Give thanks for pen-pals.

28 Jan

The small act of sending a card is a "big thing!"

I’ve had a pen-pal for almost two years.  Her name is Cathy DeVere.  She and I breifly  worked together at a plant nursery in Boulder.  Because she “did the books” she mostly stayed in the back office.  Routinely, I’d to go back and share some enjoyable chit-chat.  We considered each other friends but didn’t hang around outside of work.

Two years ago Cathy was diagnosed with a form of throat cancer.  I don’t even know the name of the disease because it wasn’t a common one.  Cathy fought hard.  She continued to work even though she needed to be fed through a tube.  A specialist would come to work, hook up the feeding tube and feed her.  Working was her way of staying alive.  Also, one of her Sons was going to be married on a beach in a foreign land and she was hellbent on being there with him.   She had to work to afford the trip.  With great difficulty and with as much energy as Cathy could create she went to the wedding and she said it was worth every bit of struggle. When she talked about the wedding and family time together, her smile revealed her joy.

Pen-pal relationships: unique, beautiful and nourishing

After Cathy was first diagnosed I sent her a card expressing my outrage over the unfairness of it all.  It was a full card of wishes, encouragement, hugs, and healing vibes.  She returned a card thanking me and that was the beginning of our pen-pal relationship.  At the time, I didn’t know that I too had cancer.  You can imagine that after my diagnosis our letters became something extra-special that we needed and cherrished.  Because we were both undergoing treatment, it was challenging to get cards.  (This is one of the ways that I knew cancer fighters needed beautiful free cards available to them in the chemo infusion room.)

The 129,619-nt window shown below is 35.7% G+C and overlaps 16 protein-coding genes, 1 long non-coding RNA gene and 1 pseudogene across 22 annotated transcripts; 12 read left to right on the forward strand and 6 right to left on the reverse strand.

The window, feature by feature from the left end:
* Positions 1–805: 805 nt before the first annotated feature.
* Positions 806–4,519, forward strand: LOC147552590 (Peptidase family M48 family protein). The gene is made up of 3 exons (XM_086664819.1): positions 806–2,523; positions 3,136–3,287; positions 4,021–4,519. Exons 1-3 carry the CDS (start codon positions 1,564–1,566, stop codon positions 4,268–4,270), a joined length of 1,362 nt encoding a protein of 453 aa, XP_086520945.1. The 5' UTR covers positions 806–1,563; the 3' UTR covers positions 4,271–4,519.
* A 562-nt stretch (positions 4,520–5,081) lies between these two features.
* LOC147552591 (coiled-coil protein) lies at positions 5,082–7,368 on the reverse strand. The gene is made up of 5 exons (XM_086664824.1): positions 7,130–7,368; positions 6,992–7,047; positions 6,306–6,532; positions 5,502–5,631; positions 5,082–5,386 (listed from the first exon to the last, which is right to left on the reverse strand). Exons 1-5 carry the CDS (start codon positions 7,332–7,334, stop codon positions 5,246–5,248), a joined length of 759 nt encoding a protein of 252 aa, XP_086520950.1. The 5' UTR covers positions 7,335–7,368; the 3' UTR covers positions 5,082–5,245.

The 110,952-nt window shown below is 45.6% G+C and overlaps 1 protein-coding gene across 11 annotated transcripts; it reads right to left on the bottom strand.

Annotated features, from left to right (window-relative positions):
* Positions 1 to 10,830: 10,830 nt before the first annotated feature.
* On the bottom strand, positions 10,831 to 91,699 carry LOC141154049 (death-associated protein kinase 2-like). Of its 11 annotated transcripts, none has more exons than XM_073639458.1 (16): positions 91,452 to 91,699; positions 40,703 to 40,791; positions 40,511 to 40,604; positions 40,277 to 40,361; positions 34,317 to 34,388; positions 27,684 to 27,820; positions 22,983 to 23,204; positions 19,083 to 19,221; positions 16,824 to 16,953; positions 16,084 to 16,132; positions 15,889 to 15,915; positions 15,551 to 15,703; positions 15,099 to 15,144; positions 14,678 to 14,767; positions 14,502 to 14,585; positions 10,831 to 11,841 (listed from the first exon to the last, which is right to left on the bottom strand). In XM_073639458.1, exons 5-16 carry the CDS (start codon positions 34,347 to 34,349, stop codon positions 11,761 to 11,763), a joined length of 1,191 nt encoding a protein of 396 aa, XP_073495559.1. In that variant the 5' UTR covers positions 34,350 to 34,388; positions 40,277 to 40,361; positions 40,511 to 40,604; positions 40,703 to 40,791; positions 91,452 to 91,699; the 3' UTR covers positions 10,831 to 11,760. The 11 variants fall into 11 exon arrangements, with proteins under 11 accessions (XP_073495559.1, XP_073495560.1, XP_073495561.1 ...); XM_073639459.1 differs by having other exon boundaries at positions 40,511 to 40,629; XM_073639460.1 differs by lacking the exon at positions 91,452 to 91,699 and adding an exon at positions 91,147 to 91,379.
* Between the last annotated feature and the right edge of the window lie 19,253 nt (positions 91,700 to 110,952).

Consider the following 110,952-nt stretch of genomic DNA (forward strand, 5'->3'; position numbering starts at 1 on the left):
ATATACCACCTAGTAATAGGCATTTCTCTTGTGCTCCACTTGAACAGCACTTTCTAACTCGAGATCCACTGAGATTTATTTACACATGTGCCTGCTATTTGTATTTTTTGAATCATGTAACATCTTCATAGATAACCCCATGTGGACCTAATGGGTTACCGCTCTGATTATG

Bodhi helps deliver YOUR Project Give Thanks cards to RMCC.

This last 8 months, Cathy has received your cards, from me, as I encouraged her to stay present, eat whatever made her happy (frosties & Jamba juice) and to spend time sitting near a sunny window with her cat in her lap.  She was loosing her battle.  Cathy sent me a card saying that she “needed a miracle.”  I ached to give it to her.  By then she wouldn’t let me see her because she weighed 95 pounds and “was a concentration camp prisoner.”  I sent a pair of warm, soft, extra-small pajamas, home baked cookies full of nutrition and continued to send cards.  This Christmas her husband sent a card to me on her behalf.  It was the last from my pen-pal.  Cathy passed away on Monday, January 23rd 2012, pie day, now a bitter sweet day for me and those who loved her.  Cathy didn’t know about pie day but she would have liked it.  Wherever she’s gone I hope she’ll find another pen-pal and someone to celebrate her release from the painful grip of cancer; from her “prison.”

Thank you, everyone, for helping me encourage and comfort Cathy with your beautiful handmade cards.  She sincerely enjoyed them and always commented on their beauty.  I felt giddy over sending them to her because I knew they would make her smile every time she looked at them.  Also, I sent her 6 of your PGT cards to use and she sent one to me!  It made me so happy.

Your art is filled with the essence of who you are and that brings paper, images and words to life.  I encourage you to send your art to everyone you know and maybe save one or two for someone you don’t know.

Today, all of my hugs are going to Cathy.

Good-bye Cathy, enjoy your peace. I'll miss you pen-pal.

Love, Sonja

2 Responses to “Give thanks for pen-pals.”

  1. Michelle Zindorf January 28, 2012 at 7:54 pm #

    Huge Hugs to you Sis!

    • Project Give Thanks January 28, 2012 at 8:01 pm #

      Thank you Michelle. If you want to post it on your site I’d appreciate it. Would like everyone who participates in PGT to know how important their contributions are. Especially YOU! Who got this project off the ground Thanks! Love Sonja.

      Using my phone, please excuse brevity & errors. Thanks, Sonja

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